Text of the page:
5 Key Elements of a Successful Law Firm Content Strategy

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To effectively market your firm and your lawyers, you need a content strategy that will guide your publishing efforts and at the same time bring discipline and focus to the way your lawyers communicate with clients and potential clients.

And to successfully implement that strategy, you need to do these five things: 

1. Write down your content plan(s) 

A written action plan drives accountability, eliminates uncertainty, and clarifies objectives and processes. It gives you something you can use to promote the efforts with firm leadership or practice heads, to lay out expectations for new writers, and to show off the program and the methodology to anyone in the firm not completely convinced that there’s value in content marketing.

...preparing a written plan forces you to clearly define your target audience...

What’s more, preparing a written plan forces you to clearly define your audience, the specific industries/sectors and people – like GCs, HR directors, business owners – for whom you are writing, while giving you a chance to obtain broad internal agreement on those targets and the opportunities they offer. 

2. Identify and track relevant benchmarks 

There are a number of data points that every firm should consider (around readership, audience growth, sharing of your content, and the like), as well as data points that are important to your firm and your lawyers.

Identify and track those that you can and should measure, and you’ll always have hard data to evaluate the effectiveness of your content program, to help you set the next set of goals and objectives, and to demonstrate the tangible value of your program to anyone in the firm who might be skeptical of the effort.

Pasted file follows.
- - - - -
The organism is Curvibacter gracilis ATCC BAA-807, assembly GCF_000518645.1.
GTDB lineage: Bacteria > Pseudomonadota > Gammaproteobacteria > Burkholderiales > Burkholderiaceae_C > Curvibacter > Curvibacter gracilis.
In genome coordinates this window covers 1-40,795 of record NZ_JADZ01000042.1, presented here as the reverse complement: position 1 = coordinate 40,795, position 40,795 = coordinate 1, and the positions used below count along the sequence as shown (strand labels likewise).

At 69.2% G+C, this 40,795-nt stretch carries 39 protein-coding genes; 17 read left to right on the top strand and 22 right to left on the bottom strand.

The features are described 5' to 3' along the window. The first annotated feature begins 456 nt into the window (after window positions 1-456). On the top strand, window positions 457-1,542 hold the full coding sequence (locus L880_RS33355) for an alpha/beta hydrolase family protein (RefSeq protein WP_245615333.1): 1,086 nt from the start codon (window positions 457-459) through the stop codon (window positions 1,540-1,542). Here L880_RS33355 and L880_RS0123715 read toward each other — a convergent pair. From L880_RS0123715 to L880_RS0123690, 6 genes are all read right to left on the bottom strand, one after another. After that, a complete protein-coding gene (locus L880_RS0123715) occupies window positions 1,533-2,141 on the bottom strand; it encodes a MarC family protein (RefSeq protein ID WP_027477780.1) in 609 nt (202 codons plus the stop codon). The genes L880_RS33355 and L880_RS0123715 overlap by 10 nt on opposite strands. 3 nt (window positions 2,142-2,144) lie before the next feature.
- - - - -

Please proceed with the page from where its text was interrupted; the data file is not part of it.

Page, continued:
3. Be flexible 

Flexibility can mean the difference between success and failure of a content marketing initiative, so why not build it right into your plan?

One way to do that is to impose a regular review of your objectives and your methodology, say every four to six months. That’s enough time to judge progress against long term goals and gauge the effectiveness of short term ones, and allow you to modify your approach if things aren’t going in the direction you expected.

Equally important, because you’ll need to gather and share stats and analytics ahead of these reviews, you and your colleagues – and firm leadership – will always have a good handle on actual and measureable results.

Finally, when continual process improvement becomes standard operating procedure, you and your team are better positioned over the long run to change the way you do things without calling into question the overall strategy and plan. 

4. Develop airtight publication processes before you launch

Content marketing efforts often fail because lawyers get busy, realize they can’t commit to writing a regular piece on deadline, or simply lose interest. Still others get hijacked when approvals end up taking three days longer than planned.

The best way to counter unexpected developments like this is to plan for them: build out your bench with more authors than you need, work out all of the steps in the publication process, determine who’s going to review the work and post it to the website and send out the client alerts. Establish backups for every stage of the process (maybe backups for the backups…).

Identify all the places where things could go wrong, and set up contingencies for when they do. 

5. Use an editorial calendar 

An editorial calendar is more than a mere record of the topics your firm is going to cover: it’s an advance planning tool, it’s a scheduling tool, it’s a communication tool, it’s a brainstorming tool.

An editorial calendar imposes a discipline on your content marketing initiative...

It imposes a discipline on your content marketing initiative. It keeps your strategy in focus. Most importantly, it allows you to move from what is essentially passive content marketing – where you publish whatever your lawyers write – to active content marketing, where you work with your authors to identify top-of-mind concerns for their client and potential client base, so that they can provide written insight and solutions on those very subjects. 

* * *

[Lance Godard has spent three decades within the legal profession, in-house and as a consultant, helping lawyers and practice groups grow their book of business. Connect with him on LinkedIn and follow his new work on JD Supra.]

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